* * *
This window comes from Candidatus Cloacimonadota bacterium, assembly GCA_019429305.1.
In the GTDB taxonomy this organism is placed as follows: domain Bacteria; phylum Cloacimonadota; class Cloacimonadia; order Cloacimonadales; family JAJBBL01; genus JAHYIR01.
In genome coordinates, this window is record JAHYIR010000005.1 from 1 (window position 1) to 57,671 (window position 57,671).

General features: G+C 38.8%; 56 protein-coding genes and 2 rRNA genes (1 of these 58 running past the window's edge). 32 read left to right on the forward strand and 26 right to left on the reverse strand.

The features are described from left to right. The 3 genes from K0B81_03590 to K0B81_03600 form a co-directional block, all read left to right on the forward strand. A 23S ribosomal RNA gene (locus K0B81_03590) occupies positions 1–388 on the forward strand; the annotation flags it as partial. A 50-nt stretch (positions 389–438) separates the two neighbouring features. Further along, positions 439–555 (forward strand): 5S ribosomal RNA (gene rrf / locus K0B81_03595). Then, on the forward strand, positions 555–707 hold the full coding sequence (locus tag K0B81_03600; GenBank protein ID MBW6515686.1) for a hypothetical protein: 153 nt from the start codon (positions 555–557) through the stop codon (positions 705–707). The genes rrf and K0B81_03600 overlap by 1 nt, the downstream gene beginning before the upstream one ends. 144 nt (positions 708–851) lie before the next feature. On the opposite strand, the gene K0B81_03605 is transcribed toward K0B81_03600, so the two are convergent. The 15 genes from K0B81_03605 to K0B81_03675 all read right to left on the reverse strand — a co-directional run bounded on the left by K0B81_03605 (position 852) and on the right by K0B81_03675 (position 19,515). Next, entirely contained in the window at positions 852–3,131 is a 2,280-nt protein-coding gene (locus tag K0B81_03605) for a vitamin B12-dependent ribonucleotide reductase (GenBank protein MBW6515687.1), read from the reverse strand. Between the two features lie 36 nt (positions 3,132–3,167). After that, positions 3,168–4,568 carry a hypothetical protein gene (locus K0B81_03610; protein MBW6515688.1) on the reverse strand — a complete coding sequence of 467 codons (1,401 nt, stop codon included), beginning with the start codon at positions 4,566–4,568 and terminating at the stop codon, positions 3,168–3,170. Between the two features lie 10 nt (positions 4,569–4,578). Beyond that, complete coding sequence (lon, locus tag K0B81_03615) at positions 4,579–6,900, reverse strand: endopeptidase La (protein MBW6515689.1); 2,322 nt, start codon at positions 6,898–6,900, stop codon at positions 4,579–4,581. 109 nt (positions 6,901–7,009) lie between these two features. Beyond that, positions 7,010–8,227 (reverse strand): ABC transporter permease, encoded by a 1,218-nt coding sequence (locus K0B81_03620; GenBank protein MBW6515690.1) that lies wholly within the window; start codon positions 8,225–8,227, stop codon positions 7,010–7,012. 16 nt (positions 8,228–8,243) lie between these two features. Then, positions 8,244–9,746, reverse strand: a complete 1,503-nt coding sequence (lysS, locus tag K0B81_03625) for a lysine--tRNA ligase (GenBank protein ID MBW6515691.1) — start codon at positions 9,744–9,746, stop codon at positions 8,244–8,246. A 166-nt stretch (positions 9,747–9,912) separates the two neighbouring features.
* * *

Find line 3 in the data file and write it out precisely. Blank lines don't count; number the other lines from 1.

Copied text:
In genome coordinates, this window is record JAHYIR010000005.1 from 1 (window position 1) to 57,671 (window position 57,671).